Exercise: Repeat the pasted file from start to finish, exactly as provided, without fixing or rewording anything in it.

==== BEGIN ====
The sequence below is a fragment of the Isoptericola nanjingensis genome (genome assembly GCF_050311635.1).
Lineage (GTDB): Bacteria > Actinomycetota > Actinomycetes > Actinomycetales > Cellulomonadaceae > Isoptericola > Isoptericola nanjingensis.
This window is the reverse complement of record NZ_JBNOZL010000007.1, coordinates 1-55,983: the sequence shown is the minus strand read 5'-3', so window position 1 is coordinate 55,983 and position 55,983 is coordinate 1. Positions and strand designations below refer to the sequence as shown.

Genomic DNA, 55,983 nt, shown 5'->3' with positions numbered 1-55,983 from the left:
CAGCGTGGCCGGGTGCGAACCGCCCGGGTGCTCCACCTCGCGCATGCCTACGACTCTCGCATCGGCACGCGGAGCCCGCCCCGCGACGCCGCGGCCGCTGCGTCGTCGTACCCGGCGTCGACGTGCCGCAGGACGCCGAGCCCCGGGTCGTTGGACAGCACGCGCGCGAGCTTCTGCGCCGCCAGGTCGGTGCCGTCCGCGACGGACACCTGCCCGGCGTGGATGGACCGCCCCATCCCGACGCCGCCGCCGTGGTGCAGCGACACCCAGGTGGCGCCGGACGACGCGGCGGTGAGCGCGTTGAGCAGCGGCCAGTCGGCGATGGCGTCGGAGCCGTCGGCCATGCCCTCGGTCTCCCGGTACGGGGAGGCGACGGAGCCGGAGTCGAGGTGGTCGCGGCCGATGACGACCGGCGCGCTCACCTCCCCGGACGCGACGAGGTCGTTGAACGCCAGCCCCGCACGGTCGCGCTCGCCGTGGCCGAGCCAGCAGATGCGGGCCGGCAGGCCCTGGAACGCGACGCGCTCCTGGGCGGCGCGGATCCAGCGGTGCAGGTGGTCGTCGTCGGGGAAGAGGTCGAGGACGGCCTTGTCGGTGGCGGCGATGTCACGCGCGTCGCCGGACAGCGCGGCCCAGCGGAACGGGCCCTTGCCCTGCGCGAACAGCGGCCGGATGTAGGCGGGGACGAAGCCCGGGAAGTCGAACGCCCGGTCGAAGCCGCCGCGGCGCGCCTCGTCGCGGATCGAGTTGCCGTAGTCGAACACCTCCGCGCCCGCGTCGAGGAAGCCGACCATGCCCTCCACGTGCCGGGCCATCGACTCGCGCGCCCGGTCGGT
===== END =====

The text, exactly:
The sequence below is a fragment of the Isoptericola nanjingensis genome (genome assembly GCF_050311635.1).
Lineage (GTDB): Bacteria > Actinomycetota > Actinomycetes > Actinomycetales > Cellulomonadaceae > Isoptericola > Isoptericola nanjingensis.
This window is the reverse complement of record NZ_JBNOZL010000007.1, coordinates 1-55,983: the sequence shown is the minus strand read 5'-3', so window position 1 is coordinate 55,983 and position 55,983 is coordinate 1. Positions and strand designations below refer to the sequence as shown.

Genomic DNA, 55,983 nt, shown 5'->3' with positions numbered 1-55,983 from the left:
CAGCGTGGCCGGGTGCGAACCGCCCGGGTGCTCCACCTCGCGCATGCCTACGACTCTCGCATCGGCACGCGGAGCCCGCCCCGCGACGCCGCGGCCGCTGCGTCGTCGTACCCGGCGTCGACGTGCCGCAGGACGCCGAGCCCCGGGTCGTTGGACAGCACGCGCGCGAGCTTCTGCGCCGCCAGGTCGGTGCCGTCCGCGACGGACACCTGCCCGGCGTGGATGGACCGCCCCATCCCGACGCCGCCGCCGTGGTGCAGCGACACCCAGGTGGCGCCGGACGACGCGGCGGTGAGCGCGTTGAGCAGCGGCCAGTCGGCGATGGCGTCGGAGCCGTCGGCCATGCCCTCGGTCTCCCGGTACGGGGAGGCGACGGAGCCGGAGTCGAGGTGGTCGCGGCCGATGACGACCGGCGCGCTCACCTCCCCGGACGCGACGAGGTCGTTGAACGCCAGCCCCGCACGGTCGCGCTCGCCGTGGCCGAGCCAGCAGATGCGGGCCGGCAGGCCCTGGAACGCGACGCGCTCCTGGGCGGCGCGGATCCAGCGGTGCAGGTGGTCGTCGTCGGGGAAGAGGTCGAGGACGGCCTTGTCGGTGGCGGCGATGTCACGCGCGTCGCCGGACAGCGCGGCCCAGCGGAACGGGCCCTTGCCCTGCGCGAACAGCGGCCGGATGTAGGCGGGGACGAAGCCCGGGAAGTCGAACGCCCGGTCGAAGCCGCCGCGGCGCGCCTCGTCGCGGATCGAGTTGCCGTAGTCGAACACCTCCGCGCCCGCGTCGAGGAAGCCGACCATGCCCTCCACGTGCCGGGCCATCGACTCGCGCGCCCGGTCGGT